The people, threatened with starvation, forced the King to yield and permit the boy’s death. To the later Greeks the idea of such a sacrifice was as horrible as it is to us, and when it played a part in a story they almost always changed it into something less shocking. As this tale has come down to us, when the boy had been taken to the altar a wondrous ram, with a fleece of pure gold, snatched him and his sister up and bore them away through the air. Hermes had sent him in answer to their mother’s prayer.
While they were crossing the strait which separates Europe and Asia, the girl, whose name was Helle, slipped and fell into the water. She was drowned; and the strait was named for her: the Sea of Helle, the Hellespont. The boy came safely to land, to the country of Colchis on the Unfriendly Sea (the Black Sea, which had not yet become friendly). The Colchians were a fierce people. Nevertheless, they were kind to Phrixus; and their King, Æetes, let him marry one of his daughters. It seems odd that Phrixus sacrificed to Zeus the ram that had saved him, in gratitude for having been saved; but he did so, and he gave the precious Golden Fleece to King Æetes.
Phrixus had an uncle who was by rights a king in Greece, but had had his kingdom taken away from him by his nephew, a man named Pelias. The King’s young son, Jason, the rightful heir to the kingdom, had been sent secretly away to a place of safety, and when he was grown he came boldly back to claim the kingdom from his wicked cousin.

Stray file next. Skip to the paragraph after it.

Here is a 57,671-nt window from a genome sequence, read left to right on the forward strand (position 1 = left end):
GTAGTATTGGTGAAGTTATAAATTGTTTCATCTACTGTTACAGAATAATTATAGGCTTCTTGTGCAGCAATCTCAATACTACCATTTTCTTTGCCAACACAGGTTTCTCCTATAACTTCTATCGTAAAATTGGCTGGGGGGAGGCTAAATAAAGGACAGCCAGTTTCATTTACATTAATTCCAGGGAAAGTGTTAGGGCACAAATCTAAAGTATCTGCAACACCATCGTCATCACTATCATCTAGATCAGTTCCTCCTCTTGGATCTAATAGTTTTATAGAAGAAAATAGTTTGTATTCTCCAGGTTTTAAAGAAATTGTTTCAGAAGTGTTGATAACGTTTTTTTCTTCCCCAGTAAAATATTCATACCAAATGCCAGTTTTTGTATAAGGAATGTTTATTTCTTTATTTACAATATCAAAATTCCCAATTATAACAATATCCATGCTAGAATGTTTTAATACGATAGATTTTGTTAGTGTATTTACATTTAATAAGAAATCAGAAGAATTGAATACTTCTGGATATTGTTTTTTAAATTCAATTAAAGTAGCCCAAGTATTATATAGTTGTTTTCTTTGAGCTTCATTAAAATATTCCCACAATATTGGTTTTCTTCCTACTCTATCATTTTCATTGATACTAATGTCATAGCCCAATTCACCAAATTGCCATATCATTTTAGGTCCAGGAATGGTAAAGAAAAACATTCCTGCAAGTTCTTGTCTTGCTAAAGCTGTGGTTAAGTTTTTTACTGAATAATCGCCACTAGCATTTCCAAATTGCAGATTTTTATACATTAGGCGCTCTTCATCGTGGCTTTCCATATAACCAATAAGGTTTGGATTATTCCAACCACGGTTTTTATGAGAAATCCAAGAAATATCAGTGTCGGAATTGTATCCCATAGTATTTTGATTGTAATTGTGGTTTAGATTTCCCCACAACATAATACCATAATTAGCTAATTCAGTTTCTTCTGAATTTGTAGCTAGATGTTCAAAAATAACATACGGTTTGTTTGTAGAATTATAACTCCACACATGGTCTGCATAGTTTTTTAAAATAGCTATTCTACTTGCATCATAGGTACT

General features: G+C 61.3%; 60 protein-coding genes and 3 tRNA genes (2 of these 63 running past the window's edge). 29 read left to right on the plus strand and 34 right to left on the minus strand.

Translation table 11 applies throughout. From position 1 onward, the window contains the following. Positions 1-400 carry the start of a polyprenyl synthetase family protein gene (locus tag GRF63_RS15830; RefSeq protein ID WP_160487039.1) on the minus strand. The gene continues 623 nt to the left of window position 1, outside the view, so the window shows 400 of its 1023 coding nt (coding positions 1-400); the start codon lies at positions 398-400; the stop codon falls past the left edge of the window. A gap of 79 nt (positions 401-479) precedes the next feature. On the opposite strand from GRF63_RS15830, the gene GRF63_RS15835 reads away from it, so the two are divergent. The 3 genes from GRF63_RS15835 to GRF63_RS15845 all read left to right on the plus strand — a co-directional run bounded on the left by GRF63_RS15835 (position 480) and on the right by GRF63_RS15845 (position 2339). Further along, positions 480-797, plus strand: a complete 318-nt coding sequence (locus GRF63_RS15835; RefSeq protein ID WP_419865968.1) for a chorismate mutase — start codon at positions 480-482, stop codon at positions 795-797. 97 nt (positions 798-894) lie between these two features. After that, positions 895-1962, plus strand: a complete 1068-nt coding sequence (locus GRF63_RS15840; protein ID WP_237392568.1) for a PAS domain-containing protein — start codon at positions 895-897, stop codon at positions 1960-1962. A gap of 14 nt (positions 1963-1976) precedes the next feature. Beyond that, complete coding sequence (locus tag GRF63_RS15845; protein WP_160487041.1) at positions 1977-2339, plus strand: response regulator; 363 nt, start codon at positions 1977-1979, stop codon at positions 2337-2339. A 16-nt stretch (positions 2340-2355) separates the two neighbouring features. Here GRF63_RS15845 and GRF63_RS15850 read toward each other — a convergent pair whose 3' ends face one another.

The usurper Pelias had been told by an oracle that he would die at the hands of kinsmen, and that he should beware of anyone whom he saw shod with only a single sandal. In due time such a man came to the town. One foot was bare, although in all other ways he was well-clad—a garment fitting close to his splendid limbs, and around his shoulders a leopard’s skin to turn the showers. He had not shorn the bright locks of his hair; they ran rippling down his back. He went straight into the town and entered the marketplace fearlessly, at the time when the multitude filled it.